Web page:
Part of a series on the
Anglican Communion
Canterbury Cathedral - Portal Nave Cross-spire

Archbishop of Canterbury
Rowan Williams
Primates' Meeting
Lambeth Conferences
Anglican Consultative Council
Bishops, Dioceses, and
Episcopal polity


Christianity  • Christian Church
Anglicanism  • History
Jesus Christ  • St Paul
Catholicity and Catholicism
Apostolic Succession
Ministry • Ecumenical councils
Augustine of Canterbury  • Bede
Medieval Architecture
Henry VIII  • Reformation
Thomas Cranmer
Dissolution of the Monasteries
Church of England
Edward VI  • Elizabeth I
Matthew Parker
Richard Hooker  • James I
King James Version • Charles I
William Laud  • Nonjuring schism
Ordination of women
Homosexuality • Windsor Report


Trinity (Father, Son, Holy Spirit)
Theology  • Doctrine
Thirty-Nine Articles
Caroline Divines
Oxford Movement
Chicago-Lambeth Quadrilateral
Sacraments  • Mary  • Saints

Liturgy and Worship

Book of Common Prayer
Morning and Evening Prayer
Eucharist  • Liturgical Year
Biblical Canon
Books of Homilies
High Church  • Low Church
Broad Church

Anglican Topics

Ecumenism  • Monasticism
Prayer  • Music  • Art

Flag of Anglican Communion.svg

The Thirty-Nine Articles of Religion are the defining statements of Anglican doctrine. They were issued by the Convocation of clergy of the Church of England in 1571 and are printed in the Book of Common Prayer and other Anglican prayer books. From 1673 to 1828, the Test Act made adherence to the Thirty-Nine Articles a requirement for holding civil office in England.

The Articles were not intended as a complete statement of the Christian faith, but as a statement of the position of the Church of England over against the Roman Catholic Church and some continental Reformers. The Articles highlight some of the major differences between Anglican and Catholic doctrine, as well as more conventional declarations of a Trinitarian Christianity. The Articles also argue against some Anabaptist positions such as the holding of goods in common, and the necessity of believer's baptism.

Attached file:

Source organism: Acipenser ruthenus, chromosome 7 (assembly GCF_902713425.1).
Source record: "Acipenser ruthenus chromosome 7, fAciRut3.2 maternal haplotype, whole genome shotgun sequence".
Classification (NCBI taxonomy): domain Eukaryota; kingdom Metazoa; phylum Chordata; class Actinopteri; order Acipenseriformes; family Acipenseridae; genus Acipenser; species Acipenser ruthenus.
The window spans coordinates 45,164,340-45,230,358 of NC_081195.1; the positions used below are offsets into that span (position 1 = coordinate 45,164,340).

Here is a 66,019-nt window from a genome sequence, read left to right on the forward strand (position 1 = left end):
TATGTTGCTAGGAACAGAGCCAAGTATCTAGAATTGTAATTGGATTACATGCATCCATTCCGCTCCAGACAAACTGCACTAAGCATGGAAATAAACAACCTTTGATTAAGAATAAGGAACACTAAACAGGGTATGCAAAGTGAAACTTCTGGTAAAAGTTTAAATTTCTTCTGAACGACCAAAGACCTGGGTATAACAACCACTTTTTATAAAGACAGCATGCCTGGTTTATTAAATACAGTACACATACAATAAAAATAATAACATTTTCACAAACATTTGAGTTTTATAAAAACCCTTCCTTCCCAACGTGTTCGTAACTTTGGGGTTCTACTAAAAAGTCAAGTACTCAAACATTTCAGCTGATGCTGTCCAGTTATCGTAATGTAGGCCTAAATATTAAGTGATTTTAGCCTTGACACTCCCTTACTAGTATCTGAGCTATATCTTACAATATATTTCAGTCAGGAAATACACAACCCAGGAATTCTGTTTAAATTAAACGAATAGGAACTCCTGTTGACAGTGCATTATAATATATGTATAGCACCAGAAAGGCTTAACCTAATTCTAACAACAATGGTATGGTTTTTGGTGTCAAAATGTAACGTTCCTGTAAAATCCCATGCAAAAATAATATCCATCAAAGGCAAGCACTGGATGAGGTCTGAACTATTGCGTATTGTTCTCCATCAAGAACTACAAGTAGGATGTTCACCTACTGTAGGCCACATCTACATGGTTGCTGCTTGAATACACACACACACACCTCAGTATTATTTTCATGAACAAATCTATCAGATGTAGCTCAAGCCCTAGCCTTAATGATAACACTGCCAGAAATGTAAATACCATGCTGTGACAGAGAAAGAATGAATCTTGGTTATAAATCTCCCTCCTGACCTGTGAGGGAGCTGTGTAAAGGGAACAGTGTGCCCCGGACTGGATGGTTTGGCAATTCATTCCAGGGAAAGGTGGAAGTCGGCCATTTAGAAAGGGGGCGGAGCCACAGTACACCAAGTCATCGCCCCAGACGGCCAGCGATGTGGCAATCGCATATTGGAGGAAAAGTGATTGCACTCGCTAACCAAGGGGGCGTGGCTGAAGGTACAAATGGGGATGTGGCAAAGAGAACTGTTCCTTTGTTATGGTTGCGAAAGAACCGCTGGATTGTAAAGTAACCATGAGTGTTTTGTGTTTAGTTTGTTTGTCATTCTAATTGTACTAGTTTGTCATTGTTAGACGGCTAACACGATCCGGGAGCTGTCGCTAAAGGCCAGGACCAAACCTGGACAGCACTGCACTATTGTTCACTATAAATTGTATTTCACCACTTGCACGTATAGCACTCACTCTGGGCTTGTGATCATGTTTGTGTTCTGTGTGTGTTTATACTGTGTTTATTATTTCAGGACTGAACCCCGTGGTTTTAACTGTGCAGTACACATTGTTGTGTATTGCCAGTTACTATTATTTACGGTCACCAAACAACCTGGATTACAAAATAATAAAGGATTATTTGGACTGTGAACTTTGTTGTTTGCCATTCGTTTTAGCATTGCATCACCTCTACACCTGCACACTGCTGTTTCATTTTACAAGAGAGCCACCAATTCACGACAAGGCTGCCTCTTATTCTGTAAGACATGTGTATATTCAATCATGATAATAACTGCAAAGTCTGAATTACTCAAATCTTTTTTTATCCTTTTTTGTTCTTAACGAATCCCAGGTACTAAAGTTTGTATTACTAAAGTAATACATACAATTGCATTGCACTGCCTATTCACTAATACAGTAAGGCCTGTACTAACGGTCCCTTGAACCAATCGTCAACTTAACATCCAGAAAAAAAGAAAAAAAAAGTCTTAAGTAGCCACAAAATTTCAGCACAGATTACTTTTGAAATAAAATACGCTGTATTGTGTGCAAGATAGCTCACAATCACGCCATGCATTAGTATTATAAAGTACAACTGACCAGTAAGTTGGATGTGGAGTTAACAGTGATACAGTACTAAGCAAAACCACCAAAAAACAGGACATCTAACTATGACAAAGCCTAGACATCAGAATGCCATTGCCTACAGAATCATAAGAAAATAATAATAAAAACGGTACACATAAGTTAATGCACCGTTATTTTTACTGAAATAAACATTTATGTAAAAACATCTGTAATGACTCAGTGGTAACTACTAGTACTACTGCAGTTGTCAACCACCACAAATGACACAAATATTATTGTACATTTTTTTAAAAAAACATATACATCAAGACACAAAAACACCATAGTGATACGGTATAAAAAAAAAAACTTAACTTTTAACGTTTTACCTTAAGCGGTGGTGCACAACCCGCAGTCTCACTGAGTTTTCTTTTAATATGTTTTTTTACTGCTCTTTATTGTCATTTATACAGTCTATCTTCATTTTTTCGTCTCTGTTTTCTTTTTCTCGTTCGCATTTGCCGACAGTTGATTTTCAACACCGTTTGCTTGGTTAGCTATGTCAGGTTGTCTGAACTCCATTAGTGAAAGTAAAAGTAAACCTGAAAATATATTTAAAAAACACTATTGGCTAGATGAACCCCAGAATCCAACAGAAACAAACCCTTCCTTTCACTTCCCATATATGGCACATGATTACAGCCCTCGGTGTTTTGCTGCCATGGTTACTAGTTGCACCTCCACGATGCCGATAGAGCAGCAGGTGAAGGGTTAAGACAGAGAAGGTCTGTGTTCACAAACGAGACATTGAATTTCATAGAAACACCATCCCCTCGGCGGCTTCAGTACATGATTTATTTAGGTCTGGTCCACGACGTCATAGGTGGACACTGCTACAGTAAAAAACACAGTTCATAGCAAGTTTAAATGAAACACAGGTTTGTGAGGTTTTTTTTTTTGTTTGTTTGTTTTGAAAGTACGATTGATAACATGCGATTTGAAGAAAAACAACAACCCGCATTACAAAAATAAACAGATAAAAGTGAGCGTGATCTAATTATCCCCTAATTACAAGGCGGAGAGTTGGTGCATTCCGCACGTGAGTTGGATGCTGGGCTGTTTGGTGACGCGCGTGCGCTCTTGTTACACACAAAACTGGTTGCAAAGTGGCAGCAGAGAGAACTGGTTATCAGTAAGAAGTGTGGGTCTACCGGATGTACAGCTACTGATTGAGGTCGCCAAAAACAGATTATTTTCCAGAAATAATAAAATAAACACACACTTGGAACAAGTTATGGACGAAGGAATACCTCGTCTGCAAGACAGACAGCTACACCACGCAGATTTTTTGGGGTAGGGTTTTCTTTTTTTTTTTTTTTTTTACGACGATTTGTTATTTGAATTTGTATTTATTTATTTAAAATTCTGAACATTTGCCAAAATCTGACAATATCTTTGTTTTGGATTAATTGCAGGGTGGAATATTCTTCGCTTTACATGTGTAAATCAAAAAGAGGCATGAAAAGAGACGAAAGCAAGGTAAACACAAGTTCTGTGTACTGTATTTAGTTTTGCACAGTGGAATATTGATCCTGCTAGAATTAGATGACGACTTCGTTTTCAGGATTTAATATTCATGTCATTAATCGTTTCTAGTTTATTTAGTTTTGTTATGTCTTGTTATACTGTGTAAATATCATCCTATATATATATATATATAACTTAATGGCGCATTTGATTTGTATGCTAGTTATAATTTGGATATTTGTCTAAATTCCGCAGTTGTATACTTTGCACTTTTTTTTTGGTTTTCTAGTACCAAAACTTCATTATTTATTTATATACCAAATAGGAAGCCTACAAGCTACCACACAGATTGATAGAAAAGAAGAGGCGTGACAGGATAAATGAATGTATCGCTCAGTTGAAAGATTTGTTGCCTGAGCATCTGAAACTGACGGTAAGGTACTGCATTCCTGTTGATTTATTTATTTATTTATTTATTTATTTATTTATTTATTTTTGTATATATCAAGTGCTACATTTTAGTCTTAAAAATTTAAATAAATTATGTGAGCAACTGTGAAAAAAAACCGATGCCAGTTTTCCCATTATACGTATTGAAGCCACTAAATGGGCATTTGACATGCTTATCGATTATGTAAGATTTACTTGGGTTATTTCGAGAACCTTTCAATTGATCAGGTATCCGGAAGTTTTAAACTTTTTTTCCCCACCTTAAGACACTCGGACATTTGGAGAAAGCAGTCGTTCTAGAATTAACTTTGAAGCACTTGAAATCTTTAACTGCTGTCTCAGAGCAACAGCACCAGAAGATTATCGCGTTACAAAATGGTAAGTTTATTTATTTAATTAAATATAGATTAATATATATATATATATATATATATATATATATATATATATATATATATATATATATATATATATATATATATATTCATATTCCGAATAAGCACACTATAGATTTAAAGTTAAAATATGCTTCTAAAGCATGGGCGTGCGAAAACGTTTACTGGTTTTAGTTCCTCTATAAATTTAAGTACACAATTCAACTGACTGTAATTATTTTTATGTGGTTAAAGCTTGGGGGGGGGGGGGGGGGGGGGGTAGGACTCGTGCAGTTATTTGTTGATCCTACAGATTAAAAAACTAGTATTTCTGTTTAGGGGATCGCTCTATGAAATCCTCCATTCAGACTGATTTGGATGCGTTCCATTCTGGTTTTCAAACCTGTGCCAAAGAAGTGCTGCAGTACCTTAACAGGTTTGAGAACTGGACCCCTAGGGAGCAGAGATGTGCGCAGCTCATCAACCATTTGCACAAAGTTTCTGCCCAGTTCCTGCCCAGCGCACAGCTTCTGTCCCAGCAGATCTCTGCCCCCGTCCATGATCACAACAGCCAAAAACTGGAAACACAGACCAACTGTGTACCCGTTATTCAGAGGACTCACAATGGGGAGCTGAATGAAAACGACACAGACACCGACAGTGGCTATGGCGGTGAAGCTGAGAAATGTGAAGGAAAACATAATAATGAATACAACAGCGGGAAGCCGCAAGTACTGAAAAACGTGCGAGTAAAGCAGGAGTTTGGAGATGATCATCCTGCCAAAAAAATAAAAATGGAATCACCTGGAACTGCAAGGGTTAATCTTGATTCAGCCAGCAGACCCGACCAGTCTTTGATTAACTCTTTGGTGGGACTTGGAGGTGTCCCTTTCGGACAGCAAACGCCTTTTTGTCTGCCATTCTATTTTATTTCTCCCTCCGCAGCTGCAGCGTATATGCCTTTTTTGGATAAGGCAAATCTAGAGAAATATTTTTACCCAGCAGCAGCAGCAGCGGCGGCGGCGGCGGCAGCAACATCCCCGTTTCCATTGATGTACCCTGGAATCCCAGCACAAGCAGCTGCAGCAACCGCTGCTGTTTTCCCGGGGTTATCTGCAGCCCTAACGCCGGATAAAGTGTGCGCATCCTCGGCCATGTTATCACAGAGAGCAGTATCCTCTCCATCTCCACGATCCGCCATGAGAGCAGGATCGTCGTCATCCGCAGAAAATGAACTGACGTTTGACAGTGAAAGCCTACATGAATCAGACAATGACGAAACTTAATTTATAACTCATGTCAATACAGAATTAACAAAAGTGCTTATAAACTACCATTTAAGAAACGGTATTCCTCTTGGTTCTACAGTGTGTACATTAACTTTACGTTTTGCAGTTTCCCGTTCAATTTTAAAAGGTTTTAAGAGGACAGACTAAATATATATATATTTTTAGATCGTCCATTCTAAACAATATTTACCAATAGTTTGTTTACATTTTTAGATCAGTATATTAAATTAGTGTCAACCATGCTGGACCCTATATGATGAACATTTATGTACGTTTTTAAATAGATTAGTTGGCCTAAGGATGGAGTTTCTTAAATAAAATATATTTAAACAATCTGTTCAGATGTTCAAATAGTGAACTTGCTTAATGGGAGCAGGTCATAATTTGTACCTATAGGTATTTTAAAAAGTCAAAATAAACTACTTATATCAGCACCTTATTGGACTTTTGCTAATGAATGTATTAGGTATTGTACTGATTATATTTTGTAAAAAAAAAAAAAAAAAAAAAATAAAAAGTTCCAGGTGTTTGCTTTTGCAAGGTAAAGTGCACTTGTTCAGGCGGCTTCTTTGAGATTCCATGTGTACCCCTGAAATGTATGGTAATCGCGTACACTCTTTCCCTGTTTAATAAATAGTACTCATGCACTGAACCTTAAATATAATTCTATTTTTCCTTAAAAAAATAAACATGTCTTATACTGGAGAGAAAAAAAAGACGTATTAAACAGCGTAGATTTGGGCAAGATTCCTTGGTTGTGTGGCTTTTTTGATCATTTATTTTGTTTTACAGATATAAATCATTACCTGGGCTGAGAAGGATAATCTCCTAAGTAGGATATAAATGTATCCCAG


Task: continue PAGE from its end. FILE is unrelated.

Outside the Church of England, Anglican views of the Thirty-Nine Articles vary. The Episcopal Church in the United States regards them as an historical document and does not require members to adhere to them.

Anglican clergyman John Wesley adapted the Thirty-Nine Articles for utilization by Methodists in the 18th century. The adapted Articles of Religion remain official United Methodist doctrine.

"Tract 90" was John Henry Newman's response to the Thirty-Nine Articles, written before his conversion to Roman Catholicism.

See alsoEdit

External linksEdit

Ad blocker interference detected!

Wikia is a free-to-use site that makes money from advertising. We have a modified experience for viewers using ad blockers

Wikia is not accessible if you’ve made further modifications. Remove the custom ad blocker rule(s) and the page will load as expected.